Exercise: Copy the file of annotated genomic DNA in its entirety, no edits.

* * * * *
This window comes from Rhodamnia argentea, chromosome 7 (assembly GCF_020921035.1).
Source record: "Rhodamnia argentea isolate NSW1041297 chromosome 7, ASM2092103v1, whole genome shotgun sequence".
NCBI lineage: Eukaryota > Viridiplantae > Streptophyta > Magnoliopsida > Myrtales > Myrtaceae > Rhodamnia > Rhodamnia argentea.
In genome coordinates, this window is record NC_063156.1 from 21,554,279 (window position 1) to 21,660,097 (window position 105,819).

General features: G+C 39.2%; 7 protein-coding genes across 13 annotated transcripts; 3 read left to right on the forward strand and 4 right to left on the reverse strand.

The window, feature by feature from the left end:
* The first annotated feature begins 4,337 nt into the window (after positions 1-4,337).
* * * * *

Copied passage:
This window comes from Rhodamnia argentea, chromosome 7 (assembly GCF_020921035.1).
Source record: "Rhodamnia argentea isolate NSW1041297 chromosome 7, ASM2092103v1, whole genome shotgun sequence".
NCBI lineage: Eukaryota > Viridiplantae > Streptophyta > Magnoliopsida > Myrtales > Myrtaceae > Rhodamnia > Rhodamnia argentea.
In genome coordinates, this window is record NC_063156.1 from 21,554,279 (window position 1) to 21,660,097 (window position 105,819).

General features: G+C 39.2%; 7 protein-coding genes across 13 annotated transcripts; 3 read left to right on the forward strand and 4 right to left on the reverse strand.

The window, feature by feature from the left end:
* The first annotated feature begins 4,337 nt into the window (after positions 1-4,337).